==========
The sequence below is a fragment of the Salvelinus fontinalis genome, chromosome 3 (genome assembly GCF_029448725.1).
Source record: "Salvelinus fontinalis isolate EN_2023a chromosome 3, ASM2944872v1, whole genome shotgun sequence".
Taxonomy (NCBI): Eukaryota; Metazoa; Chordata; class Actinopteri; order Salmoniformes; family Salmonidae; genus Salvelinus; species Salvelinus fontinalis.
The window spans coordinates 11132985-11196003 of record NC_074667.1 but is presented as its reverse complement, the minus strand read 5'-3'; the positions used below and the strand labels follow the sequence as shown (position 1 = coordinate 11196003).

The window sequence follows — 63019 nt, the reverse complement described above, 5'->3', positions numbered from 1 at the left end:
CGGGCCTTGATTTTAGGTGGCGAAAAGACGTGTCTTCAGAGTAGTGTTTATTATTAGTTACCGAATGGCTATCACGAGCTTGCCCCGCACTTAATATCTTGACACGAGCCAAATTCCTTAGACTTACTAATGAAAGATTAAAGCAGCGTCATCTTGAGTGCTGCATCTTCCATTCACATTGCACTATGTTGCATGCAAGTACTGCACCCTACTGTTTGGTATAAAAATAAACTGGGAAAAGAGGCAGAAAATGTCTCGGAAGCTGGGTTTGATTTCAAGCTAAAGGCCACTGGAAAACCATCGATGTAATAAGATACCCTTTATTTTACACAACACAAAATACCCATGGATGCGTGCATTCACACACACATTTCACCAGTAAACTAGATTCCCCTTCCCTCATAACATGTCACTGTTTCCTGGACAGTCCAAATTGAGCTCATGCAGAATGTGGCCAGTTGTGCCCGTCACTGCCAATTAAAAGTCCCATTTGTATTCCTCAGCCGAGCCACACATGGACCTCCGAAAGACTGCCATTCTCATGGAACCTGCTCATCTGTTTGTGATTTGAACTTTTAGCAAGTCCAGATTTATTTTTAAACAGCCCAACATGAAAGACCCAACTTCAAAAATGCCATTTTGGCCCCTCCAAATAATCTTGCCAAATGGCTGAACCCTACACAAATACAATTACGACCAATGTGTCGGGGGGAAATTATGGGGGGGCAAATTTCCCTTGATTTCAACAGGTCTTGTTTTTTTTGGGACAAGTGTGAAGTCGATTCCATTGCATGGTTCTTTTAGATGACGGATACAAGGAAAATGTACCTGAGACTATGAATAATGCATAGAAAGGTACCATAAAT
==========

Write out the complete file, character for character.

The sequence below is a fragment of the Salvelinus fontinalis genome, chromosome 3 (genome assembly GCF_029448725.1).
Source record: "Salvelinus fontinalis isolate EN_2023a chromosome 3, ASM2944872v1, whole genome shotgun sequence".
Taxonomy (NCBI): Eukaryota; Metazoa; Chordata; class Actinopteri; order Salmoniformes; family Salmonidae; genus Salvelinus; species Salvelinus fontinalis.
The window spans coordinates 11132985-11196003 of record NC_074667.1 but is presented as its reverse complement, the minus strand read 5'-3'; the positions used below and the strand labels follow the sequence as shown (position 1 = coordinate 11196003).

The window sequence follows — 63019 nt, the reverse complement described above, 5'->3', positions numbered from 1 at the left end:
CGGGCCTTGATTTTAGGTGGCGAAAAGACGTGTCTTCAGAGTAGTGTTTATTATTAGTTACCGAATGGCTATCACGAGCTTGCCCCGCACTTAATATCTTGACACGAGCCAAATTCCTTAGACTTACTAATGAAAGATTAAAGCAGCGTCATCTTGAGTGCTGCATCTTCCATTCACATTGCACTATGTTGCATGCAAGTACTGCACCCTACTGTTTGGTATAAAAATAAACTGGGAAAAGAGGCAGAAAATGTCTCGGAAGCTGGGTTTGATTTCAAGCTAAAGGCCACTGGAAAACCATCGATGTAATAAGATACCCTTTATTTTACACAACACAAAATACCCATGGATGCGTGCATTCACACACACATTTCACCAGTAAACTAGATTCCCCTTCCCTCATAACATGTCACTGTTTCCTGGACAGTCCAAATTGAGCTCATGCAGAATGTGGCCAGTTGTGCCCGTCACTGCCAATTAAAAGTCCCATTTGTATTCCTCAGCCGAGCCACACATGGACCTCCGAAAGACTGCCATTCTCATGGAACCTGCTCATCTGTTTGTGATTTGAACTTTTAGCAAGTCCAGATTTATTTTTAAACAGCCCAACATGAAAGACCCAACTTCAAAAATGCCATTTTGGCCCCTCCAAATAATCTTGCCAAATGGCTGAACCCTACACAAATACAATTACGACCAATGTGTCGGGGGGAAATTATGGGGGGGCAAATTTCCCTTGATTTCAACAGGTCTTGTTTTTTTTGGGACAAGTGTGAAGTCGATTCCATTGCATGGTTCTTTTAGATGACGGATACAAGGAAAATGTACCTGAGACTATGAATAATGCATAGAAAGGTACCATAAAT